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"Tora! Tora! Tora!": History comes alive in this 1970 Pearl Harbor docudrama

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Tora! Tora! Tora!


Released in September 1970, 20th Century Fox's "Tora! Tora! Tora!" is a large-scale recreation of the Pearl Harbor attack on December 7, 1941 and the events that led up to what President Franklin D. Roosevelt said was "a date which will live in infamy."

Like the studio's 1962 D-Day epic "The Longest Day," "Tora! Tora! Tora!" is a multinational collaboration; the film was co-written by an American screenwriter, Larry Forrester, and two scriptwriters from Japan, Hideo Oguni and Ryuzo Kukoshima. (An uncredited Akira Kurosawa also contributed to the Japanese portions of the script.)

Also as in "The Longest Day," 20th Century Fox hired an international team of directors. To helm the Japanese episodes, the studio first hired Kurosawa ("Seven Samurai," "Ran"). However, Kurosawa proved too detail-oriented and difficult to work with, so Fox replaced him with Kinji Fukasaku and Toshio Masuda. For the American episodes, Richard Fleischer was brought on board by producer Elmo Williams, who had assisted Darryl F. Zanuck as one of the producers of "The Longest Day." (Interestingly, Zanuck and his son Richard also served as uncredited producers for "Tora! Tora! Tora!")

The film was shot in Hawaii, Washington D.C., Los Angeles, and Japan by the two separate units. Fukasaku and Masuda did their portion in several Japanese studios and sent their footage to Hollywood. There, editors Pembroke Herring and James E. Newcom integrated Fleischer's U.S. episodes with the Japanese footage edited by Chikaya (Shinya) Inoue.

This international approach even extended to how the credits appear in the versions released in the U.S. and Japan. The Japanese release credits Fukasaku and Masuda first, with Fleischer as "director of American episodes." The American edition reverses the credits and lists Fleischer as the movie's principal director.

Like "The Longest Day," "Tora! Tora! Tora!" attempts to recreate historical events as faithfully as possible. However, because the attack on Pearl Harbor was so complex, the time frame covered is longer. The buildup to the Day of Infamy covers almost 18 months, from Tokyo joining the Axis in the fall of 1940 to December 7, 1941.

Admiral Isoroku Yamamoto: Finally, gentlemen... many misinformed Japanese believe that America is a nation divided... isolationist... and that Americans are only interested in enjoying a life of luxury, and are spiritually and morally corrupt. But that is a great mistake. If war becomes inevitable, America would be the most formidable foe that we have ever fought. I've lived in Washington and studied at Harvard, so I know that the Americans are a proud and just people.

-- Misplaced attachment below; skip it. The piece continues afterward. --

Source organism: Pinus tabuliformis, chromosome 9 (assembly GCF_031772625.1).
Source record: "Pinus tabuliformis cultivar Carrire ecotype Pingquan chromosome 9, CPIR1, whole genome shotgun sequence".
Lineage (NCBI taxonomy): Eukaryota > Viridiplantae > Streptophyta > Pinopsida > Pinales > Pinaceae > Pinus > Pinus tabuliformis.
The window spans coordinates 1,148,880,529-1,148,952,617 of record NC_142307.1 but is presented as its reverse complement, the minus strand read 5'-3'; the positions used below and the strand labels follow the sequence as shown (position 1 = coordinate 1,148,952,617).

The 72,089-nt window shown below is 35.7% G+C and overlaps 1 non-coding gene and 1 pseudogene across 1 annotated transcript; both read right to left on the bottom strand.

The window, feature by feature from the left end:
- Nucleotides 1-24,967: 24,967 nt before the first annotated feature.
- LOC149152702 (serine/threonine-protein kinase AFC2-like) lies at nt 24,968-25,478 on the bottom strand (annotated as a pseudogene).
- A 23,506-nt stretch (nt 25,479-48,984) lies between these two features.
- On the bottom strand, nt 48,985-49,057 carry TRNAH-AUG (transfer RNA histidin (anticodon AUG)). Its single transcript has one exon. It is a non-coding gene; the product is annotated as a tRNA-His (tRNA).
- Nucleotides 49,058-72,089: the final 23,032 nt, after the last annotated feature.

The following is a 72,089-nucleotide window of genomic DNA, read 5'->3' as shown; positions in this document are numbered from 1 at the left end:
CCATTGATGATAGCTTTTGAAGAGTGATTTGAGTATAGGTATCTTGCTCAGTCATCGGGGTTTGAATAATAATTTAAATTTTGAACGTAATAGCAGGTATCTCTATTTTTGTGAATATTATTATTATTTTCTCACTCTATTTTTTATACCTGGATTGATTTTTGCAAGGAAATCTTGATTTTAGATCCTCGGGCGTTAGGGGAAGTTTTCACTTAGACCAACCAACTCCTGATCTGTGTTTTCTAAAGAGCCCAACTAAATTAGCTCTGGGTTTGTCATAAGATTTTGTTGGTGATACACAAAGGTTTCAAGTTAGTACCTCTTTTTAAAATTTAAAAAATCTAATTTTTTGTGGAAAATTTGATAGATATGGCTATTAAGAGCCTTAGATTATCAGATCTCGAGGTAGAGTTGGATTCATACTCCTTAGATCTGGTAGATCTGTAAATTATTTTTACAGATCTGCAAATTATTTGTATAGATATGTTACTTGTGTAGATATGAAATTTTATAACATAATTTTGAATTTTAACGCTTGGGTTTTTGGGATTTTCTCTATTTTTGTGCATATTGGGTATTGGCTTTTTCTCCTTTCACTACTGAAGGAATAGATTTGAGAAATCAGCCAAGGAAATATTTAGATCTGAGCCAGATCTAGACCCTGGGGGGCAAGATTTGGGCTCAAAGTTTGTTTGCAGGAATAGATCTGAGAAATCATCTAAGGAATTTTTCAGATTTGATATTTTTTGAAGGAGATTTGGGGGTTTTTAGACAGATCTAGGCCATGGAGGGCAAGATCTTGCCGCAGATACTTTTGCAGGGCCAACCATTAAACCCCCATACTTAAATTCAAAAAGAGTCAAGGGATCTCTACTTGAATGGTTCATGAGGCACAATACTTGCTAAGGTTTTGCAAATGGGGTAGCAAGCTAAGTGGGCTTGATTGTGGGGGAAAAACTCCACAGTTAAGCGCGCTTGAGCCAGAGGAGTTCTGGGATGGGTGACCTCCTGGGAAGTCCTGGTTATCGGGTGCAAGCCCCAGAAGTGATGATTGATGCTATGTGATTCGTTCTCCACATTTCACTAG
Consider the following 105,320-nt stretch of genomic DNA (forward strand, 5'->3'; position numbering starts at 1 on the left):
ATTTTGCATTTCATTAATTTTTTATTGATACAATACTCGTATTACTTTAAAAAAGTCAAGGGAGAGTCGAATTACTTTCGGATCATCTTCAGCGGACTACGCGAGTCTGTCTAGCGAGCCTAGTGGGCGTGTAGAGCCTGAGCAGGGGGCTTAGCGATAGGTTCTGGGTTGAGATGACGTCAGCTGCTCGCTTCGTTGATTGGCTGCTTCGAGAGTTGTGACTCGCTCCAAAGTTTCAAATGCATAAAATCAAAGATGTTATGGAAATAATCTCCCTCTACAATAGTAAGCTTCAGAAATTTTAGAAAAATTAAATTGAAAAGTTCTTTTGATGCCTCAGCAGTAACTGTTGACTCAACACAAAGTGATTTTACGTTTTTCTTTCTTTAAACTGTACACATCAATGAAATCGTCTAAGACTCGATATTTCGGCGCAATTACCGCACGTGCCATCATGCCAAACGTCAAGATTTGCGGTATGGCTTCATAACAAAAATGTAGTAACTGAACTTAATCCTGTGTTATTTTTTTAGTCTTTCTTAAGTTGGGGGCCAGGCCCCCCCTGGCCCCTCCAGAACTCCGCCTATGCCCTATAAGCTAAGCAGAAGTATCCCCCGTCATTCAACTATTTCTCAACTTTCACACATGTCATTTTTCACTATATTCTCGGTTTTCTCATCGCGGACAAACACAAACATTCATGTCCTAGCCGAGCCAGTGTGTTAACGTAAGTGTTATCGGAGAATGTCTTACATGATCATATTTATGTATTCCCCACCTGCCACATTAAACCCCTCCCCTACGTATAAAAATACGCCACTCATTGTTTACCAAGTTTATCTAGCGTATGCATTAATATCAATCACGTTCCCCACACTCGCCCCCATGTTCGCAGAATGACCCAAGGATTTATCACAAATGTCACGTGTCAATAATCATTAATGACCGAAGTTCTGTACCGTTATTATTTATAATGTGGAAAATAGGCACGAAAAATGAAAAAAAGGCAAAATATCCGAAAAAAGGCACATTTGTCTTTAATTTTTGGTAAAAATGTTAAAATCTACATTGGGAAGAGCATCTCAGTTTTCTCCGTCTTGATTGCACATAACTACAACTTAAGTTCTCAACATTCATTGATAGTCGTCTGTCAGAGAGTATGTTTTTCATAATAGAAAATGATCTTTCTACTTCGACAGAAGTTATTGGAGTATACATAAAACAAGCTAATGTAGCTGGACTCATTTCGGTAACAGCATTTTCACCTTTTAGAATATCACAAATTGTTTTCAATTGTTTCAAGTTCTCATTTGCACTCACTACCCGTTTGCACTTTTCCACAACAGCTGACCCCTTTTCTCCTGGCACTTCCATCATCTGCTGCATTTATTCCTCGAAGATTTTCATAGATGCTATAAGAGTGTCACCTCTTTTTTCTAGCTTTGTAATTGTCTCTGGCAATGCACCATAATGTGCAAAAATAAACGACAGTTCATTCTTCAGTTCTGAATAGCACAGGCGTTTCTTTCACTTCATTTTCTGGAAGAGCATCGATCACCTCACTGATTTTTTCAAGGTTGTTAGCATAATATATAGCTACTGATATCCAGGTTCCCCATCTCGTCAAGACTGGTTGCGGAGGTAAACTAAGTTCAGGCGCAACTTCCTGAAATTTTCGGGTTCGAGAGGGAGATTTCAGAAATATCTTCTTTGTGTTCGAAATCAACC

Starting with Japan's alliance with Nazi Germany and Fascist Italy and the growing strain in U.S.-Japanese relations, there are many scenes dealing with politics, intelligence gathering, failed diplomacy, and, finally, war. Because of this, and because most of the dialog has appeared in non-fiction books about Pearl Harbor, the acting of the great character actors seems to some a bit stiff and unnatural. But that should not deter new viewers from watching this movie.

The attack sequences condense a four-hour period into a 30 minute montage of the most stunning moments of the Pearl Harbor raid. Japanese planes strafe row upon row of parked American warplanes, bombs and torpedoes turn U.S. battleships into flaming wrecks, and one lucky bomb destroys the U.S.S. Arizona in the film's explosive climax.

Producer Elmo Williams and his team wisely avoided distracting viewers with cameo roles by A-list stars. Instead, he hired well-known and respected character actors, such as Martin Balsam, James Whitmore, Jason Robards, Edward Andrews, and E.G. Marshall to portray key personnel and to draw viewers into the story.

Balsam and Robards fare especially well, portraying Admiral Husband E. Kimmel and Gen. Walter Short in a fair and balanced manner, showing that the Navy and Army commanders in Oahu weren't incompetent fools guilty of dereliction of duty, but rather as American officers whose mindset wasn't prepared for Yamamoto's innovative and daring plan to attack Pearl Harbor.

Admiral Isoroku Yamamoto: I fear all we have done is to awaken a sleeping giant and fill him with a terrible resolve.